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Emmet Gowin
Date: American, b. 1941
Biography:

Emmet Gowin was born in Danville, Virginia, and grew up in a close-knit religious family whose values formed the foundation for much of his photographic work. Although inspired by an Ansel Adams photograph reproduced in Popular Photography in 1957, he did not pursue the medium seriously until he enrolled in the graphic design program at the Richmond Professional Institute in 1961. In 1965, he studied with Harry Callahan at the Rhode Island School of Design, and he began to concentrate on his family as his primary subject matter. Two years later, Gowin met Frederick Sommer, whose work and friendship would profoundly affect his creative development. He joined the faculty at Princeton University in 1973, and teaches there today. Gowin began photographing European landscapes in the early 1970s; he photographed Mount Saint Helens after its eruption in the 1980s, and his current work includes aerial views of sites of buried nuclear waste in the American West. Since his first solo exhibition at the Dayton Art Institute in 1968, Gowin has been shown at institutions such as the George Eastman House, the Corcoran Gallery of Art, the Philadelphia Museum of Art, and elsewhere. He has received a Guggenheim Fellowship and two National Endowment for the Arts Fellowships.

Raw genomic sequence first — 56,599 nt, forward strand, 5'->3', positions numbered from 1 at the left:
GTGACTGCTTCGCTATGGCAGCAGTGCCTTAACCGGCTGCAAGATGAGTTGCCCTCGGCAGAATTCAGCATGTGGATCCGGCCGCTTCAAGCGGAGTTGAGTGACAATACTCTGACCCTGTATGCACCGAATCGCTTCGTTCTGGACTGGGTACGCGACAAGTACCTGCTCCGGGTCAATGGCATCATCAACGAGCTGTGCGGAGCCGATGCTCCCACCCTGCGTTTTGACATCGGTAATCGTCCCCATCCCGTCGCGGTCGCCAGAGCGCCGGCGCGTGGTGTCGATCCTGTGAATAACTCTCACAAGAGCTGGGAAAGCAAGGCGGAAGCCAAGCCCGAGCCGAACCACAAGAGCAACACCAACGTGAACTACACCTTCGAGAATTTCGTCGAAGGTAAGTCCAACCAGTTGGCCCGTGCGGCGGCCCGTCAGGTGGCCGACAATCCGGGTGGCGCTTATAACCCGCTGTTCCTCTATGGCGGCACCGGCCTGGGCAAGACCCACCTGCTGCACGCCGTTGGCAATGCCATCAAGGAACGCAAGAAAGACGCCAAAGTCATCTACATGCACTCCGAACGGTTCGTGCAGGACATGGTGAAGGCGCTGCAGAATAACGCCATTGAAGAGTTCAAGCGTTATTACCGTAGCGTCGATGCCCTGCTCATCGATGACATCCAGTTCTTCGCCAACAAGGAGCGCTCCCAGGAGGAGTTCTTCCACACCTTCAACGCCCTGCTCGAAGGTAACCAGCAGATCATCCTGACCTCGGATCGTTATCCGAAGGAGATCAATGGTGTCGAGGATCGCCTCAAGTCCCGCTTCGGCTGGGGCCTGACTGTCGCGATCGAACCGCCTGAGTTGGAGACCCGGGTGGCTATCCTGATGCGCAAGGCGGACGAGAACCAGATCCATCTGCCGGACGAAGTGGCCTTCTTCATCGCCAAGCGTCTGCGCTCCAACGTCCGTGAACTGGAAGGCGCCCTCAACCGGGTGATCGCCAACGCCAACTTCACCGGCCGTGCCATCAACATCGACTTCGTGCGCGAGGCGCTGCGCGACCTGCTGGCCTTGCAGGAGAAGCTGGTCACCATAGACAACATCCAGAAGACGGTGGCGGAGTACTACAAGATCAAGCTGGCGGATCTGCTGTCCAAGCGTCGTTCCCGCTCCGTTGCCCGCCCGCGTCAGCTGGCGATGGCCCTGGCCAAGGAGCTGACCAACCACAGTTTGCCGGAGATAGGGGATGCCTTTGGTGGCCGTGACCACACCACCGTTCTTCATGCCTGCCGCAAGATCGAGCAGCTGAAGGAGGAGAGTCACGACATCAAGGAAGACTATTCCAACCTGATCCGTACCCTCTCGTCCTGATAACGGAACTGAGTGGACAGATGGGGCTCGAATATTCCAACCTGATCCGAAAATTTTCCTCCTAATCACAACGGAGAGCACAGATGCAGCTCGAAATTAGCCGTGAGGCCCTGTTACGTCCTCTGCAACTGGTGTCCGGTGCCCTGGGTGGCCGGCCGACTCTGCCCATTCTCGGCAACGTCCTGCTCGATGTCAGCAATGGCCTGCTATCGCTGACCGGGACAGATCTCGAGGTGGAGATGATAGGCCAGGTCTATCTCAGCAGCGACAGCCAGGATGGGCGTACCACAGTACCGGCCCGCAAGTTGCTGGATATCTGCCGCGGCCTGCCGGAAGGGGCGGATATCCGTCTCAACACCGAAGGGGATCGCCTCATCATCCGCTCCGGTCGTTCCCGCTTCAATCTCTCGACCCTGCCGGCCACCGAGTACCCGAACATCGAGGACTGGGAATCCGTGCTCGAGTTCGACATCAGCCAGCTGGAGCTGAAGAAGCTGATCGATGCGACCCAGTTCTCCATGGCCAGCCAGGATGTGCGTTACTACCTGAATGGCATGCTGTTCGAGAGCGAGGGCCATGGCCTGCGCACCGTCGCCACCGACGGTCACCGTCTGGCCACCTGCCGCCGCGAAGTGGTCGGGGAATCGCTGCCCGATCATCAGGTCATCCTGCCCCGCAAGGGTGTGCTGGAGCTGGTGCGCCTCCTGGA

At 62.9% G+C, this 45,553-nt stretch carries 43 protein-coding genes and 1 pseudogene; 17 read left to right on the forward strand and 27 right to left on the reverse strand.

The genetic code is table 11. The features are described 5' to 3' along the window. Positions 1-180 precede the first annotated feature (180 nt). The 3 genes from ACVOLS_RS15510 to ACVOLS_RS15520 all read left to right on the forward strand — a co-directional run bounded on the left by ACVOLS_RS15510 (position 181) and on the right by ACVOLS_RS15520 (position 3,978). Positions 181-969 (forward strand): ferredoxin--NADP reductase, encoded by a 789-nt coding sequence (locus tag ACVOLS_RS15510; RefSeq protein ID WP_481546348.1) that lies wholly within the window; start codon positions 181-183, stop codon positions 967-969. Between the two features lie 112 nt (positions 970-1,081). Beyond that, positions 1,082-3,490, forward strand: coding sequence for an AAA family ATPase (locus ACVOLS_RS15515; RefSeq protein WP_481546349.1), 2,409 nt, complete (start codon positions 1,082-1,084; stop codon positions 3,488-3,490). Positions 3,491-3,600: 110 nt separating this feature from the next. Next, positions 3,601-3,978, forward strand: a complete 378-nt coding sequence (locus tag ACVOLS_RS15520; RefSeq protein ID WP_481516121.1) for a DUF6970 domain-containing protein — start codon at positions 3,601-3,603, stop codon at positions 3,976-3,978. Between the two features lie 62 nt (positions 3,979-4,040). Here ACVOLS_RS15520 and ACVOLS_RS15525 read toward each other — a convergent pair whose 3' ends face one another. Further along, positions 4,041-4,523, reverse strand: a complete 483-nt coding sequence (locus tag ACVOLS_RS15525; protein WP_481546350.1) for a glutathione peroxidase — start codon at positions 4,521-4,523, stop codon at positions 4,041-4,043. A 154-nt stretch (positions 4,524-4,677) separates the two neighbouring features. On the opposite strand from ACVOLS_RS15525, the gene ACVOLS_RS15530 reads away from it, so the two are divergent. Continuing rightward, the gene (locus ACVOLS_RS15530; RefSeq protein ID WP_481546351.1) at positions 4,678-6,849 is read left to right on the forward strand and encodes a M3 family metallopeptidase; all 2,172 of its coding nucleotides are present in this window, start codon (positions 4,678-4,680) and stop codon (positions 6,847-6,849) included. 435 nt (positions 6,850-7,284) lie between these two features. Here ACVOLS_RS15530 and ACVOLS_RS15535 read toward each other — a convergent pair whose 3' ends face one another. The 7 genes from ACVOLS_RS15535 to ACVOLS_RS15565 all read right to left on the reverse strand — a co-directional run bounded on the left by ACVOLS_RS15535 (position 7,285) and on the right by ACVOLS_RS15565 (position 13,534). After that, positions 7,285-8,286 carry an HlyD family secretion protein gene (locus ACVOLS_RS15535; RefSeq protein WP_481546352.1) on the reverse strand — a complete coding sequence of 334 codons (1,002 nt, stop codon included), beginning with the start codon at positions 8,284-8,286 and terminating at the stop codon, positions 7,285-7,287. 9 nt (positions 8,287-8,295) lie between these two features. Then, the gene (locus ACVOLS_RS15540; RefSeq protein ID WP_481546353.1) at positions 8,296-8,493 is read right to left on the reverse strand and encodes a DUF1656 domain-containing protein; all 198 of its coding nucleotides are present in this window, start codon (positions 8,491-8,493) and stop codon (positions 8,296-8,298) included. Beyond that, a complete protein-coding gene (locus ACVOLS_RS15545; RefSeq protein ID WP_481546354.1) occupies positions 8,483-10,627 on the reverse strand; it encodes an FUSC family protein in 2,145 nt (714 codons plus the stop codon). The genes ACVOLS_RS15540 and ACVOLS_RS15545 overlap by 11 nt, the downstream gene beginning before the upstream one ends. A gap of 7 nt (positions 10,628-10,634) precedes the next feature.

From his family photographs of the late 1960s through his recent aerial views, Emmet Gowin has devoted himself to analyzing intimacy among individuals and in their relationship to nature. Drawing on his continuous study of philosophy, physics and spirituality, as well as his deep appreciation for the symbolic power of photography, Gowin's work consistently reminds us that we need connections--both physical and emotional--in order to survive. His virtuosity in printing enriches the expressive power of his images and contributes to his ranking as among the most accomplished photographers working today.


Lisa Hostetler

Handy et al. Reflections in a Glass Eye: Works from the International Center of Photography Collection, New York: Bulfinch Press in association with the International Center of Photography, 1999, p. 217.